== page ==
Five kiln workers recently bought their release from a labour camp near the capital Islamabad for one kidney each.
All five had been indebted to the camp owner for sums they had borrowed and been unable to repay because of pitiful wages.
“I was forced to sell my kidney to pay off my debt,” one of the workers told state-run Pakistan Television.
He was speaking a few days after his rescue, along with 32 other labourers, from a location on the outskirts of Islamabad.
Dozens of brick-kilns in the area employ hundreds of workers including entire families.
Zaman Mir, one of the freed labourers, said camp managers willingly advanced loans to the labourers because it allowed them to employ the indebted on very low wages.
“They do it because the poor labourers cannot pay back loans and end up in perennial bondage,” Mir said.
The practice of bonded labour, or using debt as a means to enslave people, has flourished for years in Pakistan despite the existence of the Bonded Labour Abolition Act of 1992.
According to the Human Rights Commission of Pakistan (HRCP), at least 10,000 bonded labourers, including women and children continue to be held in bondage at brick kilns alone, across the Punjab province.
“Despite the cold weather, we were kept chained and forced to sleep on the ground under the open sky”
Worker freed from a private jail
“The issue of bonded labour must be addressed at the national level given the increase in this illegal practice,” said Kamila Hayat, a renowned Pakistani human rights campaigner.
Unscrupulous proprietors, mostly backed by tribal chiefs and influential politicians and bureaucrats, even run private jails.
Seven people were recently found locked up at a kiln works near Lahore, capital of the Punjab province, by court officials who managed to secure their release.
“Despite the cold weather, we were kept chained and forced to sleep on the ground under the open sky,” said one of the freed workers.
Incidents involving sexual abuse of women workers and children in bondage are also common.
A report by the NGO, Society for Protection and Rights of the Child (SPARC), estimates that there are more than 250,000 children working across the country as bonded labourers, both in the formal and informal sector including brick-kilns, coal-mines, auto workshops and carpet-weavers.
“Most of them were held alongside their families and often laboured in hazardous conditions,” the report says.
A senior court in Peshawar, the capital of the North Western Frontier Province (NWFP), recently ordered the release of 25 bonded labourers including 12 children and six women, declaring bonded labour of all kinds unconstitutional.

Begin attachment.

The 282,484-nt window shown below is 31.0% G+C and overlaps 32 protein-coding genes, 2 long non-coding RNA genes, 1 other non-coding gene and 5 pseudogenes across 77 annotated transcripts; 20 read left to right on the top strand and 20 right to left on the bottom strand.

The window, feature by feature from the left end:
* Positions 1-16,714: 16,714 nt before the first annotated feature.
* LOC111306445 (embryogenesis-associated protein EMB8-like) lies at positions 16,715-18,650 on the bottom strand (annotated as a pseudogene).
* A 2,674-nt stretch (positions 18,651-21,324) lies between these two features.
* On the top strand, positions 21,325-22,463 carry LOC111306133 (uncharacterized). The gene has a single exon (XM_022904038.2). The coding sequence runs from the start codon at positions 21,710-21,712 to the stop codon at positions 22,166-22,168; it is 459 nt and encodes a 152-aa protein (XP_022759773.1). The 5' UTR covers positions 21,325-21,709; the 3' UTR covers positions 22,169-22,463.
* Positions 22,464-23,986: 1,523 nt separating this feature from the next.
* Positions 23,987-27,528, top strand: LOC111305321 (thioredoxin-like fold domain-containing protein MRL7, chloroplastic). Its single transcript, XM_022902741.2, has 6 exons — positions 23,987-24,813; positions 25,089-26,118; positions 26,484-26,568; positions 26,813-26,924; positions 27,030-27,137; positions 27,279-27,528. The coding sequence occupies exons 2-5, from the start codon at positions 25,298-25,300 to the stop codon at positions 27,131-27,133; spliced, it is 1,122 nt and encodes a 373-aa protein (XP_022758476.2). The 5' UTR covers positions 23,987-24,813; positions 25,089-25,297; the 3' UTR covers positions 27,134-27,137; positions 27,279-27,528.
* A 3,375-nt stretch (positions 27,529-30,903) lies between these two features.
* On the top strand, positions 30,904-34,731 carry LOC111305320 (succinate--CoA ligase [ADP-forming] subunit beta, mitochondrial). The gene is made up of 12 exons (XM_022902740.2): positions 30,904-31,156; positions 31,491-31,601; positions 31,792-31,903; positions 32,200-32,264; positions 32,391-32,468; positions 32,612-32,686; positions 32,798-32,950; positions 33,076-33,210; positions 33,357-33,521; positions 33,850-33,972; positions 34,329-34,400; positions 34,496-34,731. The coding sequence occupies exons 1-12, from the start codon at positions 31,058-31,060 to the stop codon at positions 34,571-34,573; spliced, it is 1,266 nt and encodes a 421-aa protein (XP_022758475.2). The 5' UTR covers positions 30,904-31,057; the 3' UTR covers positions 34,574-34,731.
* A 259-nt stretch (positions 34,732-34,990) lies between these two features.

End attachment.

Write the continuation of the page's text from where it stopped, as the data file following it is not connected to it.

The judgment was ignored by provincial authorities which refused to follow it up.
“I don’t think the government will ever take stringent action against owners of the brick kilns because most of them enjoy the protection and patronage of influential MPs,” said Muhammad Mukhtar, a resident of a village near Islamabad.
The situation in the southern Sindh province is equally grim. Tens of thousands of the 1.7 million “haris” (farm labourers) toil on feudal farms and private homes, with little hope of breaking out of bondage.
The majority of the people work in agriculture, mostly as tenants of big property owners.
“I don’t think the government will ever take stringent action against owners of the brick kilns because most of them enjoy the protection and patronage of influential MPs”
Pakistan’s slow moving and intricate legal system adds to the woes of these farm labourers.
“The dismissal of 94 petitions for the release of bonded labourers by the Sindh High Court (SHC) declaring these debt-related disputes between landlords and haris, has encouraged the landlords and added to the difficulties of labourers in bondage,” said Asma Jehangir, co-founder of the independent Human Rights Commission of Pakistan (HRCP).
According to SPARC, most of the haris are concentrated in five districts of Sindh – Thatta, Dadu, Badin, Mirpurkhan and Umerkot where debt continues to be used to enslave workers.
Haris are often forced to accept cash advances by landlords, many of them leading politicians. They receive food and clothes, stacking up their financial liabilities.
They (haris) are kept in well-guarded prisons while their women remain vulnerable to sexual assaults and their children exposed to severe beatings and physical labour.
“Women, children and animals are the three powerless segments of our society, whose voices remain unheard,” said Firyal Gohar, a well-known social activist who has made several documentaries on women’s issues.
HRCP has disclosed in one of its recent reports that trafficking of bonded labourers continues to be a common practice among landlords.
Haris are sold by one landlord to another, usually for a price higher than the accumulated debt they had obtained from their previous master, thereby further increasing his debt.
Most of the 41.5 million people in Pakistan’s labour force continue to face acute difficulties as a result of soaring unemployment.
“It’s unemployment which has given birth to social injustices including bonded labour,” said Senator Farhat Allah Babar, of Benazir Bhutto’s opposition Pakistan Peoples’ Party.
Others believe that strict implementation of bonded labour laws is the only way to eliminate the practice.
Economic experts say that unless the government can create more jobs in the industrial sector, there is little hope for millions of Pakistanis who remain trapped in debt and poverty and exposed to abuse.